Virginia Woolfe wrote an essay called “The Angel in the House,” explaining that women have to kill the angel voice inside them in order to be powerful writers. Truman Capote didn’t have any problem with that voice. He wrote about anything he felt like writing about with scathing and scalding clarity.
Virginia Woolfe never wrote about what many speculate was childhood sexual abuse. Maybe that restrictive angel, the one who advises women to hide unpleasantness, would not die. At 59, Woolfe killed herself. Truman Capote died at the same age of liver disease; he had poured gallons of alcohol over any censoring angel inside him, allowing him to release some of his demons before his liver succumbed.
I believe that many writers today, mostly American and mostly women, are pulling punches, letting their most powerful blows be either held back by that old “Be nice” angel or the new “Be numb” Prozac mentality. But one cannot write strong literature without risking being disowned by strangers and loved-ones alike. One cannot write strong literature while wanting to be liked by everyone. The gift a writer gives is some truth that will expand a reader’s mind and heart. Pretty lies don’t do that.
I hide in historical stories. I put my experience with sexual abuse in the 19th century in New Mexico. I put shameful and painful aspects of my relationships in 6th century Ireland or 19th century Paris. I put my own immoral and dishonest traits in a man taking a train from Boston to New Mexico in the 19th century. I put my years of promiscuity and the trauma of my son’s death in 14th century Ireland.
So I’m much more of a coward than Truman Capote. And I’m certainly not as successful as he was.
What I can’t write honestly about are the people in my life who wield power over me, whose approval I want, and even more futilely, whose unceasing affection I want. I can’t let fly with their stories and my reactions to them. I sort of did that once, in a fictional context in which only the person targeted knew what was going on, and I got a psychic and emotional whipping for it. I couldn’t stand the heat.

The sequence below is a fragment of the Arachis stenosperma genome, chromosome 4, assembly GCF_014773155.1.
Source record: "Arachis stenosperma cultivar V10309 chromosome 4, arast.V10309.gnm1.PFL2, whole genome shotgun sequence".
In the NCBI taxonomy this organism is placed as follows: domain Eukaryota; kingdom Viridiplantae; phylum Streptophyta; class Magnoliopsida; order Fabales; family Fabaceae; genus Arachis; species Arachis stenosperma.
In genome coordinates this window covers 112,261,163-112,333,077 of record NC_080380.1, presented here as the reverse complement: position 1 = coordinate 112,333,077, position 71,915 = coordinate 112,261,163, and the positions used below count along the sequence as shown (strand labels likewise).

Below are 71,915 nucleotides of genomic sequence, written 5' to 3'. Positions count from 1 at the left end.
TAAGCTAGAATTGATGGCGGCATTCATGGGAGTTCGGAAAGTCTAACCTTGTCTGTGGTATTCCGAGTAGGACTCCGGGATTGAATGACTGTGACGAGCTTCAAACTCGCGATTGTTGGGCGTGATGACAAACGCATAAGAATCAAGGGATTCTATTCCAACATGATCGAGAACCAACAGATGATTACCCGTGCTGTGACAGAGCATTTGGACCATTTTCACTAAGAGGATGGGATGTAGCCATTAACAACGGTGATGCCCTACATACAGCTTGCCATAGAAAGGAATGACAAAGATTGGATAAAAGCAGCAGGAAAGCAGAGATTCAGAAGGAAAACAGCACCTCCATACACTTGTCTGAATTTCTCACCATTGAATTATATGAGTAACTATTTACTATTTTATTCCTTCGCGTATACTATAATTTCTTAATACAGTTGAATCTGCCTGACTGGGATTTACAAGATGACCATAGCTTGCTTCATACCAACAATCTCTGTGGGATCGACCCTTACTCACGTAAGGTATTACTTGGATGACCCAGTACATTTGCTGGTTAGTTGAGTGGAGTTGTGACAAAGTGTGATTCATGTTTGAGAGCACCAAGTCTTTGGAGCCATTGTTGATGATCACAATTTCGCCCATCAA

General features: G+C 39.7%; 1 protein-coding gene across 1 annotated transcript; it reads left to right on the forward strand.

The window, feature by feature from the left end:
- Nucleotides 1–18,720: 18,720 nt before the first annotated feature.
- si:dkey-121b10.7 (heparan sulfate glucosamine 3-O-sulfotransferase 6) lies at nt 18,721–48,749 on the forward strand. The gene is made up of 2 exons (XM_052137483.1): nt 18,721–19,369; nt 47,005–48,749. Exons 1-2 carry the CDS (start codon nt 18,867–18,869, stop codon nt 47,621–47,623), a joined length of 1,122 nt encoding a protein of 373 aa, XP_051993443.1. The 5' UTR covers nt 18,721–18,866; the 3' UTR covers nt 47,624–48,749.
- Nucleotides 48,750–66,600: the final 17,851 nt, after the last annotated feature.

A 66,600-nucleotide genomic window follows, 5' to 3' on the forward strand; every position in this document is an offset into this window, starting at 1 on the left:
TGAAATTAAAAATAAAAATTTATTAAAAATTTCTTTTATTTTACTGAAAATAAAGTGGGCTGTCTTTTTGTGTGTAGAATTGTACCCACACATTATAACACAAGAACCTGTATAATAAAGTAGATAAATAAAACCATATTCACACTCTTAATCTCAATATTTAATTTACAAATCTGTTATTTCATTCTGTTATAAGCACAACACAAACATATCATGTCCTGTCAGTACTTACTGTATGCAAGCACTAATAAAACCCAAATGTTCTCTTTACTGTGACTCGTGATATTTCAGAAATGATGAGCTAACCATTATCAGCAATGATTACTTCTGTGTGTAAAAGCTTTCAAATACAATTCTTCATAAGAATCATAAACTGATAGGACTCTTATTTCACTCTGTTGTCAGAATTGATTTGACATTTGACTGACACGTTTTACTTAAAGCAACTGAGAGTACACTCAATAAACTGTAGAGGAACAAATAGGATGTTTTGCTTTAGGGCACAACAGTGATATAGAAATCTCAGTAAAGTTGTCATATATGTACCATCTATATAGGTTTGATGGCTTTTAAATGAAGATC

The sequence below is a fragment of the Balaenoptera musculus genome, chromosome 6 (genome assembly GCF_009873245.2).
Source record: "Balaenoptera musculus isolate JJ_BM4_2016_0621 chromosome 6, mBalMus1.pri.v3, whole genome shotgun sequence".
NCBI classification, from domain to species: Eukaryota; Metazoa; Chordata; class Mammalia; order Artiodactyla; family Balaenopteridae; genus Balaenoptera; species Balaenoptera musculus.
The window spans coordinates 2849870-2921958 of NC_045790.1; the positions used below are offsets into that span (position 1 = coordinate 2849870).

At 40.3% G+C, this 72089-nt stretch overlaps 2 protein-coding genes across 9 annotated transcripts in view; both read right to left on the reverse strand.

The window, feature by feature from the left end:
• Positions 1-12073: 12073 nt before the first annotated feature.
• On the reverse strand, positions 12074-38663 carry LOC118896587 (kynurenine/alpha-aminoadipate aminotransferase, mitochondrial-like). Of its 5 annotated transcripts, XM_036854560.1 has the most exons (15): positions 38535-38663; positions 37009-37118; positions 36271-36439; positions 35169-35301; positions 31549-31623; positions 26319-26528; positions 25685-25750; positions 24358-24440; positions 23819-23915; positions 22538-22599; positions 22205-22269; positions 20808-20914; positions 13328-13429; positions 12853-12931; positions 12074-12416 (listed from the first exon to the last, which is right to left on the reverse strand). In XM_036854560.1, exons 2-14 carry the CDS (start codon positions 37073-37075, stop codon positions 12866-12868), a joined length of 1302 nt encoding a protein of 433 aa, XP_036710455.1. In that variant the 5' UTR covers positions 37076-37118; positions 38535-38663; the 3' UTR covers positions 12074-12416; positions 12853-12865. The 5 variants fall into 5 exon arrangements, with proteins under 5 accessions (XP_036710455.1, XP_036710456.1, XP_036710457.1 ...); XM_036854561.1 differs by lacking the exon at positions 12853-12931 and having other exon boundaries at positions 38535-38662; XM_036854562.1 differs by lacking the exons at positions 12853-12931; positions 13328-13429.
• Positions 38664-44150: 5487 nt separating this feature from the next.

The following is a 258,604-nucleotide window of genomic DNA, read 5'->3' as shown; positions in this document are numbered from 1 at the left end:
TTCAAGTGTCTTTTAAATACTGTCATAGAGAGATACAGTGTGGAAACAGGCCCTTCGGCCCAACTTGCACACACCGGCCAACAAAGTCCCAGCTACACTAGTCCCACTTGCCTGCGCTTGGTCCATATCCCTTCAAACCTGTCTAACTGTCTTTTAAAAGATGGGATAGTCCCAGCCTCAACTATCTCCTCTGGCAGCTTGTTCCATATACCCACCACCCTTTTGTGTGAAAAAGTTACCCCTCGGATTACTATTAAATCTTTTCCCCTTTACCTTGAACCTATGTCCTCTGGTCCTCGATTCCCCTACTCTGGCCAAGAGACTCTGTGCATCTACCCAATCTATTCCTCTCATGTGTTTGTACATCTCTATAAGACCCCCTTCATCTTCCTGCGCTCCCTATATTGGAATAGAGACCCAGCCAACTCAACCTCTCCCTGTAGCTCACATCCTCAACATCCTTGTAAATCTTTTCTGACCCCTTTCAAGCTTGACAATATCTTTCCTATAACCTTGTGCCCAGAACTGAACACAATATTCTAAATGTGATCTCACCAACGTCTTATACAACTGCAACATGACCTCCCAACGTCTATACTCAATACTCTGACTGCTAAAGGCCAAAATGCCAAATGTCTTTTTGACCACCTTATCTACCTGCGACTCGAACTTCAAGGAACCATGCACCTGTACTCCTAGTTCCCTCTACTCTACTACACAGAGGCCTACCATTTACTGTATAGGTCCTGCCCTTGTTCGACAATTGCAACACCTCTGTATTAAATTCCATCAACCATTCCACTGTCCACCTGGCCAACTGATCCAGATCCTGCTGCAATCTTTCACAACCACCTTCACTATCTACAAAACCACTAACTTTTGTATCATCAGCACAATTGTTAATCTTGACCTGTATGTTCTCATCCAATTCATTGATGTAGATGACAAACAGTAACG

What I can’t write about is the suffering I’ve caused to innocent people, even animals, because of my unresolved and out of control rage. I can’t write about the Iago-like evil I’ve felt capable of – how I’ve wanted to ruin lives out of resentment. And that’s another reason I’m reluctant to go after the objects of my obsessions in writing, because I very well may be doing so out of resentment rather than out of a desire to reveal truth.
The catharsis of writing can be so powerful and purging, if one is willing to deal with toxic levels of anger and coldness.
Disdain, contempt, backs turned to me, icy glances and exclusion – those are the elements of my nightmares that keep me huddled in a corner of potential.
I also can’t, or don’t yet have the nerve to, write forthrightly about my spiritual experiences, because I am not yet willing to endure them being ridiculed, or even ignored.
Currently, I’m researching a woman whom I plan to write about, either in non-fiction or in a novel. She is the subject of the song I wrote and that my band The Vagibonds performed on a You Tube video. I haven’t been able to go beyond the ballad of her experiences on the Titanic, though I spent three weeks in France researching her time as a medical volunteer on the French front during World War I. And the reason for this particular writer’s block is that to really say it, I will have to come out of one of my closets, because half-truths are no gift to readers.
How I came across this woman goes against all the cynical intelligence of a large number of people who matter to me. It has convinced me of what Hamlet said to his dearest friend: “There are more things in heaven and earth, Horatio, than are dreamt of in your philosophy.”
Vehemently contradicting the philosophies of others and exposing oneself to ridicule and rejection are not easy. Go ask Virginia and Truman; look at the lackluster, easy reading that has become American literature today. Increasingly, my students write about vampires or romantic failures due to a chronic lack of caring. Their vapidity isn’t so much a result of the angel in the house as it is of the cynical adolescent in the house — the one who seems to be running the publishing world.
Yes, I’m bitter. My last two manuscripts haven’t found a publisher. That also adds to an urge to give up, have a drink, pop a pill and hang out with the angels. More compelling than that, more compelling than fear or even pride – much, much stronger – is the urge to write. But for me, that means I need to keep digging when the hole gets darker but the treasures get richer, no matter who reads or doesn’t read, likes or doesn’t like what I bring to the surface.